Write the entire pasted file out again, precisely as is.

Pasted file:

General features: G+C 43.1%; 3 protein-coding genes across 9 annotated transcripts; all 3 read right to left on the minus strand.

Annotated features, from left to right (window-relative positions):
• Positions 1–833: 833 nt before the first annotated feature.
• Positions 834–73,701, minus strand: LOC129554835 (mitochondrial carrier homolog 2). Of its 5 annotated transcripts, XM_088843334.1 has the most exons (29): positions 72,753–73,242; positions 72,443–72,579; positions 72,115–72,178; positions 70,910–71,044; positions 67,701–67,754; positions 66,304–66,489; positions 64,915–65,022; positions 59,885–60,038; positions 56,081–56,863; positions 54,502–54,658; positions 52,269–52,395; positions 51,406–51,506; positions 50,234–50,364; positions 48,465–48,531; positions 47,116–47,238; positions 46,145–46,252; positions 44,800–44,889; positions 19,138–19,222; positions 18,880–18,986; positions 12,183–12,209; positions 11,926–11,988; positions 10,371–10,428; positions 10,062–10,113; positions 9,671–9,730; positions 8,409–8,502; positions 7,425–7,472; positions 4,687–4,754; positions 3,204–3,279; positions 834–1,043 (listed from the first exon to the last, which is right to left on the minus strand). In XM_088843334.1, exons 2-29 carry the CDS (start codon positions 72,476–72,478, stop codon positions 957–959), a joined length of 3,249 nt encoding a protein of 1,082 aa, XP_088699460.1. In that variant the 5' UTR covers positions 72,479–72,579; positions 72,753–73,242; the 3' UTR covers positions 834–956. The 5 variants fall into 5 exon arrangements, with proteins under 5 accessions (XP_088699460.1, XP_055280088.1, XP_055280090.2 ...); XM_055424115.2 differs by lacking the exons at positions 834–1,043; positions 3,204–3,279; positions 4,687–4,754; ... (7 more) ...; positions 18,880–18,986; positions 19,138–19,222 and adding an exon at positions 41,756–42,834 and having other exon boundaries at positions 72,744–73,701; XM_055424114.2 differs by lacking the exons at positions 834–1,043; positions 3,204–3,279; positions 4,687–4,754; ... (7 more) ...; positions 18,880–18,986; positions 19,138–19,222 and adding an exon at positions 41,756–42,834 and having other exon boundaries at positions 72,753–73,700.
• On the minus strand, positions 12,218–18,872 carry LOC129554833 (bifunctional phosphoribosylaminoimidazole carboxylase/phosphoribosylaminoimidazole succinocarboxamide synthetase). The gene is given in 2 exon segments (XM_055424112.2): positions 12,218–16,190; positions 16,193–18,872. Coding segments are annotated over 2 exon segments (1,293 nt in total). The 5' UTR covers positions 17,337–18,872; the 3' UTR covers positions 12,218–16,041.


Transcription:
General features: G+C 43.1%; 3 protein-coding genes across 9 annotated transcripts; all 3 read right to left on the minus strand.

Annotated features, from left to right (window-relative positions):
• Positions 1–833: 833 nt before the first annotated feature.
• Positions 834–73,701, minus strand: LOC129554835 (mitochondrial carrier homolog 2). Of its 5 annotated transcripts, XM_088843334.1 has the most exons (29): positions 72,753–73,242; positions 72,443–72,579; positions 72,115–72,178; positions 70,910–71,044; positions 67,701–67,754; positions 66,304–66,489; positions 64,915–65,022; positions 59,885–60,038; positions 56,081–56,863; positions 54,502–54,658; positions 52,269–52,395; positions 51,406–51,506; positions 50,234–50,364; positions 48,465–48,531; positions 47,116–47,238; positions 46,145–46,252; positions 44,800–44,889; positions 19,138–19,222; positions 18,880–18,986; positions 12,183–12,209; positions 11,926–11,988; positions 10,371–10,428; positions 10,062–10,113; positions 9,671–9,730; positions 8,409–8,502; positions 7,425–7,472; positions 4,687–4,754; positions 3,204–3,279; positions 834–1,043 (listed from the first exon to the last, which is right to left on the minus strand). In XM_088843334.1, exons 2-29 carry the CDS (start codon positions 72,476–72,478, stop codon positions 957–959), a joined length of 3,249 nt encoding a protein of 1,082 aa, XP_088699460.1. In that variant the 5' UTR covers positions 72,479–72,579; positions 72,753–73,242; the 3' UTR covers positions 834–956. The 5 variants fall into 5 exon arrangements, with proteins under 5 accessions (XP_088699460.1, XP_055280088.1, XP_055280090.2 ...); XM_055424115.2 differs by lacking the exons at positions 834–1,043; positions 3,204–3,279; positions 4,687–4,754; ... (7 more) ...; positions 18,880–18,986; positions 19,138–19,222 and adding an exon at positions 41,756–42,834 and having other exon boundaries at positions 72,744–73,701; XM_055424114.2 differs by lacking the exons at positions 834–1,043; positions 3,204–3,279; positions 4,687–4,754; ... (7 more) ...; positions 18,880–18,986; positions 19,138–19,222 and adding an exon at positions 41,756–42,834 and having other exon boundaries at positions 72,753–73,700.
• On the minus strand, positions 12,218–18,872 carry LOC129554833 (bifunctional phosphoribosylaminoimidazole carboxylase/phosphoribosylaminoimidazole succinocarboxamide synthetase). The gene is given in 2 exon segments (XM_055424112.2): positions 12,218–16,190; positions 16,193–18,872. Coding segments are annotated over 2 exon segments (1,293 nt in total). The 5' UTR covers positions 17,337–18,872; the 3' UTR covers positions 12,218–16,041.